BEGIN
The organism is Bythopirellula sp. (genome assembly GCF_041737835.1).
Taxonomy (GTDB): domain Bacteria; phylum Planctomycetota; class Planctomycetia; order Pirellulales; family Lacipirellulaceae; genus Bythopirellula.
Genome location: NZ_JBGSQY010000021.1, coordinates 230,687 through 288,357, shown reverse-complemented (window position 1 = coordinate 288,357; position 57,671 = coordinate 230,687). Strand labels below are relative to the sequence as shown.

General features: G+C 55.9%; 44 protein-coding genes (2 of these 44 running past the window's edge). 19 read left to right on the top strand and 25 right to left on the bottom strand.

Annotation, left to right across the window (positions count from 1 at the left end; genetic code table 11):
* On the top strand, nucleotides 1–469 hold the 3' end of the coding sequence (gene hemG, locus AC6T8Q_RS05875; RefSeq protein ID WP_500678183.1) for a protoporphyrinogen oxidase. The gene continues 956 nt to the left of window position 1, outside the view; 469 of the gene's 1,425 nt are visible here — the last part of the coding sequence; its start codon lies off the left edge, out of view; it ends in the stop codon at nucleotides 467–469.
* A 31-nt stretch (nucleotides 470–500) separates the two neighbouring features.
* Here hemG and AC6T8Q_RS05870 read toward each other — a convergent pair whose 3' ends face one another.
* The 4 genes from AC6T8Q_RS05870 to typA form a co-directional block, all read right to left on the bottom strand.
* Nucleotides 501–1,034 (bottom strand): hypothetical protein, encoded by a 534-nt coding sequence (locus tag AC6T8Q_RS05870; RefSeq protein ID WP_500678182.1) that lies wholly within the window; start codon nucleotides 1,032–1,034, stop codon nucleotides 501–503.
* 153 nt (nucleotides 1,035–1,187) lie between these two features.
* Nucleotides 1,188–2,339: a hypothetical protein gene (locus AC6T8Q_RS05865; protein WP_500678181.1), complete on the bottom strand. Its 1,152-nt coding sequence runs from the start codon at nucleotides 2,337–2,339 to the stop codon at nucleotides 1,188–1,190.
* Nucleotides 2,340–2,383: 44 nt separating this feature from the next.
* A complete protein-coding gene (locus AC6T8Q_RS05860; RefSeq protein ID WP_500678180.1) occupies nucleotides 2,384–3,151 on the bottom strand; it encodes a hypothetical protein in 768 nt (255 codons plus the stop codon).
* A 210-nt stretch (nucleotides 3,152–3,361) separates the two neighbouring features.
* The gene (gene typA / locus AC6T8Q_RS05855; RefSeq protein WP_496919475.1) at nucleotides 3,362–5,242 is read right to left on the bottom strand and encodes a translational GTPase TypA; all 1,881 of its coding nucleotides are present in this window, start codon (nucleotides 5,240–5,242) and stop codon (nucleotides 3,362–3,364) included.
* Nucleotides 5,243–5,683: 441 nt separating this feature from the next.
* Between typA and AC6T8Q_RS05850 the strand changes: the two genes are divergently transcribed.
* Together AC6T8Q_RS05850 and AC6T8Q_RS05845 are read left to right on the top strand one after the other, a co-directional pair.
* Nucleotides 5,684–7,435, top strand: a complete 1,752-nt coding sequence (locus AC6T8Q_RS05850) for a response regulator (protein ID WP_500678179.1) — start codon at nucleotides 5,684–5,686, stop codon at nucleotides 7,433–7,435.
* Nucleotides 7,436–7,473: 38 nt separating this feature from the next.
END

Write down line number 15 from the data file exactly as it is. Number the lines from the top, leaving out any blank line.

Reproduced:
* A 210-nt stretch (nucleotides 3,152–3,361) separates the two neighbouring features.